So, down through the centuries, ever since, the blessings stemming from what was done, must be taken hold of, and applied to needy humanity: and this is the purpose of the Holy Spirit’s ongoing work in the world.
He applies the power of that great, redemptive act, in the here-and-now of today: and in the lives of all who will open their hearts and minds to him.
At John 14: verses 15 and 16: Jesus speaks of the Holy Spirit being sent into the world, as the personal gift of God the Father. A gift is always to a purpose: and so it was, and remains, with the giving of the Spirit.
Some part of that purpose may never be disclosed to us: but a lack of full understanding, should never put us off seeking, in the hope of finding.
The New Testament offers us many texts, that show that we not only should, but must, receive the Holy Spirit into our lives; every bit as much as we must receive, and accept, Jesus Christ, as our personal God, Saviour and Lord.
St. Paul was given a wonderful change of life; and new hope, when he first accepted Christ: and he tells us something about this, at Romans 8.16:
‘The Spirit himself testifies with our spirit that we are God’s children. Now, if we are children, then we are heirs – heirs of God, and co-heirs with Christ’. We need such assurance as to where we stand, in God’s sight.
At John 14:26, Jesus makes an encouraging statement, in saying: ‘The Counsellor, the Holy Spirit, whom the Father will send in my name; will teach you all things; and bring to your remembrance all that I have said to you’.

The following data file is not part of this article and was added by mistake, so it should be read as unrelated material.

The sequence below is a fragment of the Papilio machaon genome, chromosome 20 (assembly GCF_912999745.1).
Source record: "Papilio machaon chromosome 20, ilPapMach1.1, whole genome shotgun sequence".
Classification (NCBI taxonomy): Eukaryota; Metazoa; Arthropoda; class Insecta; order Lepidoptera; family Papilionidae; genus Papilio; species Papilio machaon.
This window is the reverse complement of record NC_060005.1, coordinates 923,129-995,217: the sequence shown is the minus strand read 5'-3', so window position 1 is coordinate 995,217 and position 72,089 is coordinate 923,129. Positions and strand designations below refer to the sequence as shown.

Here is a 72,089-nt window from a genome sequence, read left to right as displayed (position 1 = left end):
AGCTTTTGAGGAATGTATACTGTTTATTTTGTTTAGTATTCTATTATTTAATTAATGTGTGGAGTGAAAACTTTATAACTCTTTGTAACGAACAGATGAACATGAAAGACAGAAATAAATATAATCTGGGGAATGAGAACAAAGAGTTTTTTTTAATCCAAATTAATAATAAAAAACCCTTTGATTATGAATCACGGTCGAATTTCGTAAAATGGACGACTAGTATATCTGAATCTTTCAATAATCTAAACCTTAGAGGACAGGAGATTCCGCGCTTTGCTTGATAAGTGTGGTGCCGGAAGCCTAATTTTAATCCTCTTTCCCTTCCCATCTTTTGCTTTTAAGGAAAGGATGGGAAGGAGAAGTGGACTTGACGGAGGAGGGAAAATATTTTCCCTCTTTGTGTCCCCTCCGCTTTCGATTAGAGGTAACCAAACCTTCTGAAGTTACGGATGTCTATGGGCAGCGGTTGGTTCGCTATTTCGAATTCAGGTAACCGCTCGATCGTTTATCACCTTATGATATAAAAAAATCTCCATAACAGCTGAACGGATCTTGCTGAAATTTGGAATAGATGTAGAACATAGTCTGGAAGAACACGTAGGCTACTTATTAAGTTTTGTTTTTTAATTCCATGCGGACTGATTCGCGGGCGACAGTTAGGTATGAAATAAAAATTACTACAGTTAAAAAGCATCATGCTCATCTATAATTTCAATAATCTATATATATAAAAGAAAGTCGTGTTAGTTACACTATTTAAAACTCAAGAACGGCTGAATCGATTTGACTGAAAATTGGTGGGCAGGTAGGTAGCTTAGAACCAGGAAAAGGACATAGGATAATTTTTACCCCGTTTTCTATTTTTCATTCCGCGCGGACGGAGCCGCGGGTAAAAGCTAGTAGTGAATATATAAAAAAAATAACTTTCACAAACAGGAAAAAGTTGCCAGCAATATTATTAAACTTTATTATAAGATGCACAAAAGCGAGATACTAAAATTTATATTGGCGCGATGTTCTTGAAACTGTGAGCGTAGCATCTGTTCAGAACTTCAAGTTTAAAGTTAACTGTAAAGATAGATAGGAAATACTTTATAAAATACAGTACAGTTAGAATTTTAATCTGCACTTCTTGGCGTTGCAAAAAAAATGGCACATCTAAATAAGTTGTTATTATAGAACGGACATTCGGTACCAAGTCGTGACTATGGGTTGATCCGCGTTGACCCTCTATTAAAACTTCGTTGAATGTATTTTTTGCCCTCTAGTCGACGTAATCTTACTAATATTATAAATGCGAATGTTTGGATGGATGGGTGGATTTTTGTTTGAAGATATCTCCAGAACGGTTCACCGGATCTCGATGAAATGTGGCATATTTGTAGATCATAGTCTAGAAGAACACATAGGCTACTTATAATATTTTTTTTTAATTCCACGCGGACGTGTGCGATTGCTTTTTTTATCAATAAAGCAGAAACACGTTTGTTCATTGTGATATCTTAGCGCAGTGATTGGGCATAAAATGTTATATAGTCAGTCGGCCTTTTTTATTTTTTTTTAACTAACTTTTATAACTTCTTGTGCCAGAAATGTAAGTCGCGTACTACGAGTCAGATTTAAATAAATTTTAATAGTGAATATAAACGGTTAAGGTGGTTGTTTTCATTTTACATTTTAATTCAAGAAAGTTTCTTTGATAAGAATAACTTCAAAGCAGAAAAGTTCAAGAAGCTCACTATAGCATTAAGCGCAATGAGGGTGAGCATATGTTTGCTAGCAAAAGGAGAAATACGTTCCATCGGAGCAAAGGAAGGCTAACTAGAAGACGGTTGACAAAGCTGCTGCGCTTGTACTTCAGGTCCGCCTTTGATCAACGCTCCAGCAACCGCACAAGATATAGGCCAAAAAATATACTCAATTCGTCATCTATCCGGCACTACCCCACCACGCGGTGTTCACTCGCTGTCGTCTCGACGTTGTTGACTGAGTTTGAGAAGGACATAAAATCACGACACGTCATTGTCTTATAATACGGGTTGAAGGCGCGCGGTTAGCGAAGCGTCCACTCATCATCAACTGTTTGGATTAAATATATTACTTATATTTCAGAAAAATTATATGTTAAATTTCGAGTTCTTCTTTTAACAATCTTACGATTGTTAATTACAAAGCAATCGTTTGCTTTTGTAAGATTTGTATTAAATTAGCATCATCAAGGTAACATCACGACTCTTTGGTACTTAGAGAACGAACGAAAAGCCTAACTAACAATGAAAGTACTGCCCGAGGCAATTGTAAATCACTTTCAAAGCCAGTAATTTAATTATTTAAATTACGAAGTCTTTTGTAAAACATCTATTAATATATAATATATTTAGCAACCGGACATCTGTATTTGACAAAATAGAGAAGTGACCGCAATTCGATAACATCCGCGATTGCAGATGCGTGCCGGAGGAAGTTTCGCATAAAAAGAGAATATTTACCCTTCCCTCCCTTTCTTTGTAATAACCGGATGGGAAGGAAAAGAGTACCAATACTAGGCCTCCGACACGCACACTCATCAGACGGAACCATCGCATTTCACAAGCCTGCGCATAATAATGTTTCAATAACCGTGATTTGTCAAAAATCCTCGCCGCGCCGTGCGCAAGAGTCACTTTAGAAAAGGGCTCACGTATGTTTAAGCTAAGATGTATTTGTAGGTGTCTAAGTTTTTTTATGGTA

We need that teaching: because, when received, it is like medicine to our souls, as it directs us towards the fulfilment of our spiritual journey.
At Ephesians 1: 13 Paul writes that those who have heard the word of truth; and have allowed it to become the gospel of their salvation, through faith in Christ: are then, as it were, signed and sealed by the Holy Spirit – who, if prayerfully asked for, and prayerfully received, will indwell them; to their great blessing.
At Acts 1: 8. Christ addressed his closest disciples, just before his ascension into heaven. Although they were, then, few in number, they represented the embryonic Church that would, one day, spread throughout the world.
His instruction was not for them alone: because what he said, still stands; and applies to the Church now, every bit as much as it did then. ‘You shall receive power when the Holy Spirit has come upon you’.